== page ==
The European Commission has given marketing authorization for Truvada (tenofovir/emtricitabine) as pre-exposure prophylaxis (PrEP) to lower the risk of HIV along with safer-sex practices among adults at high risk of contracting the virus. The approval gives the go-ahead for PrEP in all 28 nations in the European Union.

The approval was based on the results of the iPrEx trial, which proved PrEP’s effectiveness among men who have sex with men (MSM) and transgender women, and the Partners PrEP study, which included mixed-HIV-status heterosexual couples. The most commonly reported side effects in these studies were headache, stomach discomfort and weight loss (Truvada side effects tend to fade after about a month).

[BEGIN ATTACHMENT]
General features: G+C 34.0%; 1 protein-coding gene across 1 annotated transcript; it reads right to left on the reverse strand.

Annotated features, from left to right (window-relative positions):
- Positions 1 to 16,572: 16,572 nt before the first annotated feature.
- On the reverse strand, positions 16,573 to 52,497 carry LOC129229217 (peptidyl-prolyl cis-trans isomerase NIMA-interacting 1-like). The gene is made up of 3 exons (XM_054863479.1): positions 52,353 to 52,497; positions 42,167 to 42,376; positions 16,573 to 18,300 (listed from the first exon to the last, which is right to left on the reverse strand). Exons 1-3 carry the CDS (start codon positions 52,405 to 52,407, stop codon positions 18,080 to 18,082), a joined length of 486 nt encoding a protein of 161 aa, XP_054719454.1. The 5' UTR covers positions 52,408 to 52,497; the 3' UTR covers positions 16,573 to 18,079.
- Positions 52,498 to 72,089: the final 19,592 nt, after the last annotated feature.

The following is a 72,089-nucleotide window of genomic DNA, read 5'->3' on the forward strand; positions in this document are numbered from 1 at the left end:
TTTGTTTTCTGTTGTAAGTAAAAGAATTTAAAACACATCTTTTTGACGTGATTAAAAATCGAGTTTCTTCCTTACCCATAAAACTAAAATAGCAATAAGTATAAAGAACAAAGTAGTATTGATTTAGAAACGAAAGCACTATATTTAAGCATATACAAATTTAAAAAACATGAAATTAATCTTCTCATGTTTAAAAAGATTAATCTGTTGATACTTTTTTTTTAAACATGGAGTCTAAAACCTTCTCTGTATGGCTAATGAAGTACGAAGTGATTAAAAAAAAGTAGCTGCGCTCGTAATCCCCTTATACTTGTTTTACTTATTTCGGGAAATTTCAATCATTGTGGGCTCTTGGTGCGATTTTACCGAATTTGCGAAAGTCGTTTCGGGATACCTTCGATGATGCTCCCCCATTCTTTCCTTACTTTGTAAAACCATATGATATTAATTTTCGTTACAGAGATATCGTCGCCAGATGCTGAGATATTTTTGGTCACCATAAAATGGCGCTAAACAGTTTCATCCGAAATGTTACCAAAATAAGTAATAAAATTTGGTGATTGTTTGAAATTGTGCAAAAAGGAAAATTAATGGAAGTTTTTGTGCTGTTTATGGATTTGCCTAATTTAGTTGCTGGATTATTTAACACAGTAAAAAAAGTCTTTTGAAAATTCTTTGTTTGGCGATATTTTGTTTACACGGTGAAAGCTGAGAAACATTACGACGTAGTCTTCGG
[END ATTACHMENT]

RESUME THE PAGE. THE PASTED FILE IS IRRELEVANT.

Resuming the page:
First approved in the United States in 2012, PrEP has since been authorized in Australia, Canada, Kenya, Peru and South Africa. Australia’s Pharmaceutical Benefits Advisory Committee recently ruled that the country would not foot the bill for PrEP coverage, however. Meanwhile, an ongoing court battle is raging over whether the National Health Services of England will pay for PrEP in that nation.

To read a press release about the approval, click here.